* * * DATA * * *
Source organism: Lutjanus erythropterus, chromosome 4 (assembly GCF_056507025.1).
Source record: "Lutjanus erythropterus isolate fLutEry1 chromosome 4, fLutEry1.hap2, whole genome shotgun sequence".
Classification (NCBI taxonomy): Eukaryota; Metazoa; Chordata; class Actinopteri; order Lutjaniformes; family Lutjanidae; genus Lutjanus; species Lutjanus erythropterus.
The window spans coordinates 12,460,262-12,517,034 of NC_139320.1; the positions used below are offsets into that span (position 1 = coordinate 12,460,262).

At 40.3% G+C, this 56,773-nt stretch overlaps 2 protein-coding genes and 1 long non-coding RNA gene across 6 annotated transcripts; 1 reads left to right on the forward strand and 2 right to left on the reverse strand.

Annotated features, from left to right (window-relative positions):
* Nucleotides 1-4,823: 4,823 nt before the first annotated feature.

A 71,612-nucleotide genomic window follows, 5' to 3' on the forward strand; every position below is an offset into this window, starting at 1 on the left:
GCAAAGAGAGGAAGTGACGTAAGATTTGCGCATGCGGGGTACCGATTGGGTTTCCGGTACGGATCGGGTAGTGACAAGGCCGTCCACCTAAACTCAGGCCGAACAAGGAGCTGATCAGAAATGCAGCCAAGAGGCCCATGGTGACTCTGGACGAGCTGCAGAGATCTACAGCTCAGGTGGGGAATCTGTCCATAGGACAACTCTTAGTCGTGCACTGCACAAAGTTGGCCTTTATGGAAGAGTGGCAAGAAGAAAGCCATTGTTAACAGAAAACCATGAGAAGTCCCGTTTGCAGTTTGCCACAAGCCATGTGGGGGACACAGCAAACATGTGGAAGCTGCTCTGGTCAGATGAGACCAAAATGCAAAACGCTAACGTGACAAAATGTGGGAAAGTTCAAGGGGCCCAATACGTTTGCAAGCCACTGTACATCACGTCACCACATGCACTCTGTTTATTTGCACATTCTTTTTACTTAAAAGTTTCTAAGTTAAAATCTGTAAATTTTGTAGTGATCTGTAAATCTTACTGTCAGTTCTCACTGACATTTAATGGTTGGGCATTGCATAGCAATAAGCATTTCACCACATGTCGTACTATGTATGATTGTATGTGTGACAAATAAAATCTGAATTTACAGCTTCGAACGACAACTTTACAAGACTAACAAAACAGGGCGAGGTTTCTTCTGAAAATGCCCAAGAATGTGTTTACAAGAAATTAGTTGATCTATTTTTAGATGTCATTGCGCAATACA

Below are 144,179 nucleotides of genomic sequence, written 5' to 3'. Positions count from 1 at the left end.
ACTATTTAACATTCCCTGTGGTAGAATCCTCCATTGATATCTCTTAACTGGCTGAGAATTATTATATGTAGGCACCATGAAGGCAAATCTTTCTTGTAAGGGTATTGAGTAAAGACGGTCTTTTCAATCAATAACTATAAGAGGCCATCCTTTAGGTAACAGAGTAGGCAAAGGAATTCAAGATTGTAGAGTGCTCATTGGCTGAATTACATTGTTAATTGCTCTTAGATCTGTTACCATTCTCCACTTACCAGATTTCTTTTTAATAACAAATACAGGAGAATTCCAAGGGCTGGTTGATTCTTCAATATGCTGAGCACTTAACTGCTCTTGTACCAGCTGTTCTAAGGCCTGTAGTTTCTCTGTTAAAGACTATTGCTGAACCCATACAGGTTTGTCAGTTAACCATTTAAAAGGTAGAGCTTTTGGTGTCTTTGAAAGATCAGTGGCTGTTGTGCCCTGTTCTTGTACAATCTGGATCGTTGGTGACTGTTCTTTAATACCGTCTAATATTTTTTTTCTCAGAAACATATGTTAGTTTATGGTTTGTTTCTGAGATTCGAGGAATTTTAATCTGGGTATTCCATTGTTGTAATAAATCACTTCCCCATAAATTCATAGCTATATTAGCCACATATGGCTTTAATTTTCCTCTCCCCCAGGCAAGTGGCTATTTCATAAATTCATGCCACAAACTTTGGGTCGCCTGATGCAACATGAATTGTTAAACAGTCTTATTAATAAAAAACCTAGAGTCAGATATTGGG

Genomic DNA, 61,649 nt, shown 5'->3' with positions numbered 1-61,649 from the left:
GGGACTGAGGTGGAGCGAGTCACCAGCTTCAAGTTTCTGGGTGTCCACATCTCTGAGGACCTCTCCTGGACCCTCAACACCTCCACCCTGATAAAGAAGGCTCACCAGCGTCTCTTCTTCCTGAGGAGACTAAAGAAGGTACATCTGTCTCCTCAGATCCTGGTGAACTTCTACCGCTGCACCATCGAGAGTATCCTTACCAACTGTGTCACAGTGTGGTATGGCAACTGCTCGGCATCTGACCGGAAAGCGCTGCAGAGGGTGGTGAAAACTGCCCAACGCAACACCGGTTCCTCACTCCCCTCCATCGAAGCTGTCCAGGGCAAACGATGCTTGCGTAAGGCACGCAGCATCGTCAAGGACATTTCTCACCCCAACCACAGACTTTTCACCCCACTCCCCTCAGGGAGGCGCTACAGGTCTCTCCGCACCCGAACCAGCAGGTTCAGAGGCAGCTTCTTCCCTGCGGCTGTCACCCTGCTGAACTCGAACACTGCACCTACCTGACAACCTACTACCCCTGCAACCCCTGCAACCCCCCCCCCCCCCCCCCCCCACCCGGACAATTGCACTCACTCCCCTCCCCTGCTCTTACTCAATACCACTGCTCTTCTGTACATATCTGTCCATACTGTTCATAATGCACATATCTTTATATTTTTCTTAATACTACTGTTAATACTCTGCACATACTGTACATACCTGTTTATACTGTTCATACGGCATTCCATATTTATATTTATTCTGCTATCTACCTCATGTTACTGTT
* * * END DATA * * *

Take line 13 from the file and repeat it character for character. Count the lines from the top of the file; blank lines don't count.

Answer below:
GGGACTGAGGTGGAGCGAGTCACCAGCTTCAAGTTTCTGGGTGTCCACATCTCTGAGGACCTCTCCTGGACCCTCAACACCTCCACCCTGATAAAGAAGGCTCACCAGCGTCTCTTCTTCCTGAGGAGACTAAAGAAGGTACATCTGTCTCCTCAGATCCTGGTGAACTTCTACCGCTGCACCATCGAGAGTATCCTTACCAACTGTGTCACAGTGTGGTATGGCAACTGCTCGGCATCTGACCGGAAAGCGCTGCAGAGGGTGGTGAAAACTGCCCAACGCAACACCGGTTCCTCACTCCCCTCCATCGAAGCTGTCCAGGGCAAACGATGCTTGCGTAAGGCACGCAGCATCGTCAAGGACATTTCTCACCCCAACCACAGACTTTTCACCCCACTCCCCTCAGGGAGGCGCTACAGGTCTCTCCGCACCCGAACCAGCAGGTTCAGAGGCAGCTTCTTCCCTGCGGCTGTCACCCTGCTGAACTCGAACACTGCACCTACCTGACAACCTACTACCCCTGCAACCCCTGCAACCCCCCCCCCCCCCCCCCCCCACCCGGACAATTGCACTCACTCCCCTCCCCTGCTCTTACTCAATACCACTGCTCTTCTGTACATATCTGTCCATACTGTTCATAATGCACATATCTTTATATTTTTCTTAATACTACTGTTAATACTCTGCACATACTGTACATACCTGTTTATACTGTTCATACGGCATTCCATATTTATATTTATTCTGCTATCTACCTCATGTTACTGTT